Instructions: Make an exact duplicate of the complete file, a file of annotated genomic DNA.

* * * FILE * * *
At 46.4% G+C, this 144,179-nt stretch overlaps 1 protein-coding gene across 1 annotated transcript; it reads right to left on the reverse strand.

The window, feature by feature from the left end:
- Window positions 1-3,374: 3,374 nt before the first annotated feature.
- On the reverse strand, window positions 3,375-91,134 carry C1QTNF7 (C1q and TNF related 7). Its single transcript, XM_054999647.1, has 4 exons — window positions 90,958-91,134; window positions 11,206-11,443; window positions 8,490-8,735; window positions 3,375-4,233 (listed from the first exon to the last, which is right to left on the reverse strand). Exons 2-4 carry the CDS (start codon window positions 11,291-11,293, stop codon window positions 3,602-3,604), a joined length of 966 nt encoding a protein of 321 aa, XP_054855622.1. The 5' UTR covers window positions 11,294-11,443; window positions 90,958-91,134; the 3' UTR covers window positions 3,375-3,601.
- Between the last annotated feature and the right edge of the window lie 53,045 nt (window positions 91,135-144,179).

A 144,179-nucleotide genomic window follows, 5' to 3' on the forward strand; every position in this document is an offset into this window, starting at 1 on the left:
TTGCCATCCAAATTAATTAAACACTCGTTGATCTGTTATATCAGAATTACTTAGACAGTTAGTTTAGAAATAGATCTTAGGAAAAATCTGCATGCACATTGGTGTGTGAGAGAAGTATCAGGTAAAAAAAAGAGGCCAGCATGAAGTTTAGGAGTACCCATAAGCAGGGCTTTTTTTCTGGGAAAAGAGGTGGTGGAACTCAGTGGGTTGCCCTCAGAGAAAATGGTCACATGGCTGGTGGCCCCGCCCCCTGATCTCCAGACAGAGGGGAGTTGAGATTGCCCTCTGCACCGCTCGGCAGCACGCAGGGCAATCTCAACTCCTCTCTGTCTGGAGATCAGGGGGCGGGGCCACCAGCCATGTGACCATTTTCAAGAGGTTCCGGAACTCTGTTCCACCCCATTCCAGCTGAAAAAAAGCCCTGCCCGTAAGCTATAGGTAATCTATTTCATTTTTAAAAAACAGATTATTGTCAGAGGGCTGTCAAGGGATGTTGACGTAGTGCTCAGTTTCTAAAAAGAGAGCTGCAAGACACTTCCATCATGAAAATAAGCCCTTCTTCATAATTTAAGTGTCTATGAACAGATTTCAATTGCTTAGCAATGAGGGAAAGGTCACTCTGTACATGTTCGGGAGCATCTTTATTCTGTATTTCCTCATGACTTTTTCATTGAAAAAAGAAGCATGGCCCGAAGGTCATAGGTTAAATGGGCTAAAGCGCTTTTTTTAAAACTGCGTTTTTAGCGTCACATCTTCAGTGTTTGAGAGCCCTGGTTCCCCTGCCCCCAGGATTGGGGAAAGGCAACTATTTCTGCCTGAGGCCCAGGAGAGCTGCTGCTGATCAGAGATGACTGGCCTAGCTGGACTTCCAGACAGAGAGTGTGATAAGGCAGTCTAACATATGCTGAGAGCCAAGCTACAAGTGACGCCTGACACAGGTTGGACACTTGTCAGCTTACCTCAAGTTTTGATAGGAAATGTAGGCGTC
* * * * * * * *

At 46.4% G+C, this 144,179-nt stretch overlaps 1 protein-coding gene across 1 annotated transcript; it reads right to left on the reverse strand.

The window, feature by feature from the left end:
- Window positions 1-3,374: 3,374 nt before the first annotated feature.
- On the reverse strand, window positions 3,375-91,134 carry C1QTNF7 (C1q and TNF related 7). Its single transcript, XM_054999647.1, has 4 exons — window positions 90,958-91,134; window positions 11,206-11,443; window positions 8,490-8,735; window positions 3,375-4,233 (listed from the first exon to the last, which is right to left on the reverse strand). Exons 2-4 carry the CDS (start codon window positions 11,291-11,293, stop codon window positions 3,602-3,604), a joined length of 966 nt encoding a protein of 321 aa, XP_054855622.1. The 5' UTR covers window positions 11,294-11,443; window positions 90,958-91,134; the 3' UTR covers window positions 3,375-3,601.
- Between the last annotated feature and the right edge of the window lie 53,045 nt (window positions 91,135-144,179).

A 144,179-nucleotide genomic window follows, 5' to 3' on the forward strand; every position in this document is an offset into this window, starting at 1 on the left:
TTGCCATCCAAATTAATTAAACACTCGTTGATCTGTTATATCAGAATTACTTAGACAGTTAGTTTAGAAATAGATCTTAGGAAAAATCTGCATGCACATTGGTGTGTGAGAGAAGTATCAGGTAAAAAAAAGAGGCCAGCATGAAGTTTAGGAGTACCCATAAGCAGGGCTTTTTTTCTGGGAAAAGAGGTGGTGGAACTCAGTGGGTTGCCCTCAGAGAAAATGGTCACATGGCTGGTGGCCCCGCCCCCTGATCTCCAGACAGAGGGGAGTTGAGATTGCCCTCTGCACCGCTCGGCAGCACGCAGGGCAATCTCAACTCCTCTCTGTCTGGAGATCAGGGGGCGGGGCCACCAGCCATGTGACCATTTTCAAGAGGTTCCGGAACTCTGTTCCACCCCATTCCAGCTGAAAAAAAGCCCTGCCCGTAAGCTATAGGTAATCTATTTCATTTTTAAAAAACAGATTATTGTCAGAGGGCTGTCAAGGGATGTTGACGTAGTGCTCAGTTTCTAAAAAGAGAGCTGCAAGACACTTCCATCATGAAAATAAGCCCTTCTTCATAATTTAAGTGTCTATGAACAGATTTCAATTGCTTAGCAATGAGGGAAAGGTCACTCTGTACATGTTCGGGAGCATCTTTATTCTGTATTTCCTCATGACTTTTTCATTGAAAAAAGAAGCATGGCCCGAAGGTCATAGGTTAAATGGGCTAAAGCGCTTTTTTTAAAACTGCGTTTTTAGCGTCACATCTTCAGTGTTTGAGAGCCCTGGTTCCCCTGCCCCCAGGATTGGGGAAAGGCAACTATTTCTGCCTGAGGCCCAGGAGAGCTGCTGCTGATCAGAGATGACTGGCCTAGCTGGACTTCCAGACAGAGAGTGTGATAAGGCAGTCTAACATATGCTGAGAGCCAAGCTACAAGTGACGCCTGACACAGGTTGGACACTTGTCAGCTTACCTCAAGTTTTGATAGGAAATGTAGGCGTC